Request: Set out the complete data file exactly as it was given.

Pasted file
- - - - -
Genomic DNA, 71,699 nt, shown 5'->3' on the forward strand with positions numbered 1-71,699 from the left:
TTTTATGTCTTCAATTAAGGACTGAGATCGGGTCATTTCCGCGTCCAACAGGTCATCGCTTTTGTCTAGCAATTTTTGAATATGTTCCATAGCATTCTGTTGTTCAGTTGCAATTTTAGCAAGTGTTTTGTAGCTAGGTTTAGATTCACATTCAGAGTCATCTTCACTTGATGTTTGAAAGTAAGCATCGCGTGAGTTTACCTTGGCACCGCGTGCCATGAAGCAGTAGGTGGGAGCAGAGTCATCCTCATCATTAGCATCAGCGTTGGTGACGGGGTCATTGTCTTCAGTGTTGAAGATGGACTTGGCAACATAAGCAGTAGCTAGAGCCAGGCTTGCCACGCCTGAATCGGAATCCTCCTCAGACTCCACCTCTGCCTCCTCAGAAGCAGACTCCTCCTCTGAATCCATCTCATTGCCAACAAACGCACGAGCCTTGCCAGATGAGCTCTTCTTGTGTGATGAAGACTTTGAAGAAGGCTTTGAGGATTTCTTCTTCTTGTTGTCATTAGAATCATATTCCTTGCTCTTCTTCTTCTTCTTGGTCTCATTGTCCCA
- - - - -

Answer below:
Genomic DNA, 71,699 nt, shown 5'->3' on the forward strand with positions numbered 1-71,699 from the left:
TTTTATGTCTTCAATTAAGGACTGAGATCGGGTCATTTCCGCGTCCAACAGGTCATCGCTTTTGTCTAGCAATTTTTGAATATGTTCCATAGCATTCTGTTGTTCAGTTGCAATTTTAGCAAGTGTTTTGTAGCTAGGTTTAGATTCACATTCAGAGTCATCTTCACTTGATGTTTGAAAGTAAGCATCGCGTGAGTTTACCTTGGCACCGCGTGCCATGAAGCAGTAGGTGGGAGCAGAGTCATCCTCATCATTAGCATCAGCGTTGGTGACGGGGTCATTGTCTTCAGTGTTGAAGATGGACTTGGCAACATAAGCAGTAGCTAGAGCCAGGCTTGCCACGCCTGAATCGGAATCCTCCTCAGACTCCACCTCTGCCTCCTCAGAAGCAGACTCCTCCTCTGAATCCATCTCATTGCCAACAAACGCACGAGCCTTGCCAGATGAGCTCTTCTTGTGTGATGAAGACTTTGAAGAAGGCTTTGAGGATTTCTTCTTCTTGTTGTCATTAGAATCATATTCCTTGCTCTTCTTCTTCTTCTTGGTCTCATTGTCCCA